The aim of this Framework is to link, inspire, mobilize and help direct the efforts of anyone with an interest in or responsibility for carved stones in Scotland. It is a venture that involves not only the academic community and the fragmented heritage and stewardship sectors, but also individuals and communities across Scotland and beyond.
It is driven by a desire for a more strategic approach to the opportunities and challenges presented by Scotland’s carved stones: its prehistoric rock art, Roman, early medieval, later medieval and post-Reformation sculpture, architectural sculpture, architectural fragments and gravestones and memorials, and its public monuments. Despite including some of Scotland’s most characteristic monuments and some of its most significant contributions to European art and culture, the significance of this resource is often not fully recognized, as is the seriousness of the threats to it, such as weathering and vandalism. To address this, Sally Foster and Katherine Forsyth, with the support of the NCCSS, set up the Future Thinking on Carved Stones in Scotland project (Figure 1).
The NCCSS takes the view that addressing the underlying causes of these problems requires targeted research into what carved stones can tell us about both the past (their historical context) and the present (social value, national and community identity). Research is needed also into curatorial issues, including the identification of best practice: for example, auditing and monitoring the resource, techniques of conservation and management, display and interpretation, and the role of new technologies in all of these.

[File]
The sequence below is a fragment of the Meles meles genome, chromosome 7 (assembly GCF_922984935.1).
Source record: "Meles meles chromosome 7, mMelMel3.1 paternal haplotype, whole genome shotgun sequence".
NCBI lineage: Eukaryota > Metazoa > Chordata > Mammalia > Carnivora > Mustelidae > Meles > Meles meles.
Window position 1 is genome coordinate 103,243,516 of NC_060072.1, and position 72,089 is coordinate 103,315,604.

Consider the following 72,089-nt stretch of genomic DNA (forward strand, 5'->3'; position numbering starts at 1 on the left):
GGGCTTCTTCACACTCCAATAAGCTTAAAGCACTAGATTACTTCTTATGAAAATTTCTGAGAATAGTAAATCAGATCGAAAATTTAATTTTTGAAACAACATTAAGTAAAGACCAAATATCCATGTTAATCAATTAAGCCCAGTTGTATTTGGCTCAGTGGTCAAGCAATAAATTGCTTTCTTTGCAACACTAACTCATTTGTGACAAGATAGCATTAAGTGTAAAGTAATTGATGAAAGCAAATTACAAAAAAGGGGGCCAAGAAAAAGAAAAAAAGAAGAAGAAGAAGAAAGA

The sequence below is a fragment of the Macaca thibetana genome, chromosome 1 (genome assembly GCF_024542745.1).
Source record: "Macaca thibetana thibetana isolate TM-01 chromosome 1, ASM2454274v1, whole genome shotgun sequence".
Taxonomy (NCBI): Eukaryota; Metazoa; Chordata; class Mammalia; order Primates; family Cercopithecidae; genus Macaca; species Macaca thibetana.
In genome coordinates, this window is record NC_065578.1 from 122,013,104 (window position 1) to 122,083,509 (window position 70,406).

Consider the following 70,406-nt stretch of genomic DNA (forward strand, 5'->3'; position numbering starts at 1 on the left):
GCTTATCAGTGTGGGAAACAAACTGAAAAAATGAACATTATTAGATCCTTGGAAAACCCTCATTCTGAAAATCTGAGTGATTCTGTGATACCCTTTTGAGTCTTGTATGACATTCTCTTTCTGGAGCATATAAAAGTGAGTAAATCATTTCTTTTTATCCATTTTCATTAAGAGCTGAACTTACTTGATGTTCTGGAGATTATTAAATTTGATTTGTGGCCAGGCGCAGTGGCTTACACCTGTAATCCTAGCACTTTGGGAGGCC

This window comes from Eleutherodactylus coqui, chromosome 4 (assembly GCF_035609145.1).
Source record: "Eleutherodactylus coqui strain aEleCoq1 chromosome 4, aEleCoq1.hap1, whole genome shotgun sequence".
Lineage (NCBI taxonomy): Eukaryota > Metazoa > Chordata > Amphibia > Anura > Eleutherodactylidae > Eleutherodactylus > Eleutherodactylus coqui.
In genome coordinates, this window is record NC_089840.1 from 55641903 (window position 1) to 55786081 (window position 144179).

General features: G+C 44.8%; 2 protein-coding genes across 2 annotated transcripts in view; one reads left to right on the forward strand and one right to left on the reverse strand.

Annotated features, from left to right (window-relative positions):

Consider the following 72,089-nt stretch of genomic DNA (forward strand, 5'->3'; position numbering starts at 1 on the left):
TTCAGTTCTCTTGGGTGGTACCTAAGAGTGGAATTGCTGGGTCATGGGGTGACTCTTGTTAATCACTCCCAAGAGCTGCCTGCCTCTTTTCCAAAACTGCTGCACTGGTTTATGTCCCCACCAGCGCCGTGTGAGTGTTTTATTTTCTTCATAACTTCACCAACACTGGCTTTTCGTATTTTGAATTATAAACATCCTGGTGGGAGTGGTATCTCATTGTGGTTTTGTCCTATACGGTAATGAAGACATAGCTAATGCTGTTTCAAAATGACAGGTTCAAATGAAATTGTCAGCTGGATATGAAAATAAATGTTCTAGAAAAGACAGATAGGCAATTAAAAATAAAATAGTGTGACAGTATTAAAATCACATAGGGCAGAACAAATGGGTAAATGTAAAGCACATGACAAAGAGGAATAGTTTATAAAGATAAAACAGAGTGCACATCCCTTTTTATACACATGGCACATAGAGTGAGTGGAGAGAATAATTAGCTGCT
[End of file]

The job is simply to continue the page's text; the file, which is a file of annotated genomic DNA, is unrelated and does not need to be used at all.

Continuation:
The heart of the Future Thinking on Carved Stones in Scotland project was a series of workshops to take stock of existing and ongoing research and to identify priorities for future research. Priority was given to two specific areas that seemed particularly pressing or potentially fruitful. First, digital recording technology, a field in which Scotland aspires to play a leading role but the emphasis to date has been on data capture rather than research. Second, carved stones associated with churches, where so many are inevitably found. This is because changes in the role of churches within local communities, specifically accelerating redundancy and changes of ownership, present particular threats to carved stones, while increasing use of heritage as a means of community regeneration offers welcome opportunities.
Workshop 1 Digital recording of carved stones for research: where are we and where can we go? (Glasgow School of Art Digital Design Studio, 12 February, invitees from England, Ireland, Scotland and Sweden). This focused on the corpus of carved stones produced in north-western Europe between AD 400 and 1200, but had implications for digital recording of carved stones of all periods. See Section 8.1
Workshop 2 At the door of the church? Research and carved stones at ecclesiastical sites (Govan Old Church, 1 May, invitees only, from Scotland). See Section 8.2
Workshop 3 Future thinking on carved stones in Scotland (Royal Society of Edinburgh, 26 August, open to all, attendees coming from England, the Isle of Man, Scotland and Wales). See Section 8.3
Workshop 4 Future Thinking: ScARF for Carved Stones in Scotland (University of Stirling, 28 October 2015, authors and ScARF team).